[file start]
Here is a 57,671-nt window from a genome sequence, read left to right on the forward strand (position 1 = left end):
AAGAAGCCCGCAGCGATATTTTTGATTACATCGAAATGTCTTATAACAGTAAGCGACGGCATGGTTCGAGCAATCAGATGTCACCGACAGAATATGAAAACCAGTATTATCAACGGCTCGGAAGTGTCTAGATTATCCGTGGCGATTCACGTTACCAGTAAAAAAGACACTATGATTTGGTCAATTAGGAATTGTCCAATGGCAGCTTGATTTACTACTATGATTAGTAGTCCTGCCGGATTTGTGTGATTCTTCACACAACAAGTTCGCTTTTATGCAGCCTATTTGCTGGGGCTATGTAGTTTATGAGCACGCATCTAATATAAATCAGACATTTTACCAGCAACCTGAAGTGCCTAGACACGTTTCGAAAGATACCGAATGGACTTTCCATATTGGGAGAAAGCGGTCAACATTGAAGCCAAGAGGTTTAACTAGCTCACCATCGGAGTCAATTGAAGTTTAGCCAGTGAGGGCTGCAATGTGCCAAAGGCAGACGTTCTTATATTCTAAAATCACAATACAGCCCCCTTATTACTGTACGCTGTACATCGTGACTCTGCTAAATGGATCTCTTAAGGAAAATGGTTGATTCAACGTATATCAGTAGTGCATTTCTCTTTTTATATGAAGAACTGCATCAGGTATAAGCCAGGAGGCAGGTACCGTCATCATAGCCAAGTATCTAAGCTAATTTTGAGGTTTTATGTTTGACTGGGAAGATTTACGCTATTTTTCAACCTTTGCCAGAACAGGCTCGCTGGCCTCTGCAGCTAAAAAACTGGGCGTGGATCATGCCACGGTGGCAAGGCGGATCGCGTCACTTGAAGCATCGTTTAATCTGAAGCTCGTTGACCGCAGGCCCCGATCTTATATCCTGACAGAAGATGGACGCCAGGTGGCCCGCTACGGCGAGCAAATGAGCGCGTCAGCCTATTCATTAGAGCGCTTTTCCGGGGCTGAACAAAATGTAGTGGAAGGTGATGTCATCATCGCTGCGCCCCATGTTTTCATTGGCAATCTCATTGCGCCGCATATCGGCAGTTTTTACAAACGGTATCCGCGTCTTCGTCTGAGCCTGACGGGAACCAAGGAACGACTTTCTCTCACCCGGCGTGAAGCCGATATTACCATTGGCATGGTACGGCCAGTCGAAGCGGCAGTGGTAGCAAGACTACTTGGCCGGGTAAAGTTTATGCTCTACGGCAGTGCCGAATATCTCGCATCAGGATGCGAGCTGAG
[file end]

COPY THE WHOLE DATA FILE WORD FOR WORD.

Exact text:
Here is a 57,671-nt window from a genome sequence, read left to right on the forward strand (position 1 = left end):
AAGAAGCCCGCAGCGATATTTTTGATTACATCGAAATGTCTTATAACAGTAAGCGACGGCATGGTTCGAGCAATCAGATGTCACCGACAGAATATGAAAACCAGTATTATCAACGGCTCGGAAGTGTCTAGATTATCCGTGGCGATTCACGTTACCAGTAAAAAAGACACTATGATTTGGTCAATTAGGAATTGTCCAATGGCAGCTTGATTTACTACTATGATTAGTAGTCCTGCCGGATTTGTGTGATTCTTCACACAACAAGTTCGCTTTTATGCAGCCTATTTGCTGGGGCTATGTAGTTTATGAGCACGCATCTAATATAAATCAGACATTTTACCAGCAACCTGAAGTGCCTAGACACGTTTCGAAAGATACCGAATGGACTTTCCATATTGGGAGAAAGCGGTCAACATTGAAGCCAAGAGGTTTAACTAGCTCACCATCGGAGTCAATTGAAGTTTAGCCAGTGAGGGCTGCAATGTGCCAAAGGCAGACGTTCTTATATTCTAAAATCACAATACAGCCCCCTTATTACTGTACGCTGTACATCGTGACTCTGCTAAATGGATCTCTTAAGGAAAATGGTTGATTCAACGTATATCAGTAGTGCATTTCTCTTTTTATATGAAGAACTGCATCAGGTATAAGCCAGGAGGCAGGTACCGTCATCATAGCCAAGTATCTAAGCTAATTTTGAGGTTTTATGTTTGACTGGGAAGATTTACGCTATTTTTCAACCTTTGCCAGAACAGGCTCGCTGGCCTCTGCAGCTAAAAAACTGGGCGTGGATCATGCCACGGTGGCAAGGCGGATCGCGTCACTTGAAGCATCGTTTAATCTGAAGCTCGTTGACCGCAGGCCCCGATCTTATATCCTGACAGAAGATGGACGCCAGGTGGCCCGCTACGGCGAGCAAATGAGCGCGTCAGCCTATTCATTAGAGCGCTTTTCCGGGGCTGAACAAAATGTAGTGGAAGGTGATGTCATCATCGCTGCGCCCCATGTTTTCATTGGCAATCTCATTGCGCCGCATATCGGCAGTTTTTACAAACGGTATCCGCGTCTTCGTCTGAGCCTGACGGGAACCAAGGAACGACTTTCTCTCACCCGGCGTGAAGCCGATATTACCATTGGCATGGTACGGCCAGTCGAAGCGGCAGTGGTAGCAAGACTACTTGGCCGGGTAAAGTTTATGCTCTACGGCAGTGCCGAATATCTCGCATCAGGATGCGAGCTGAG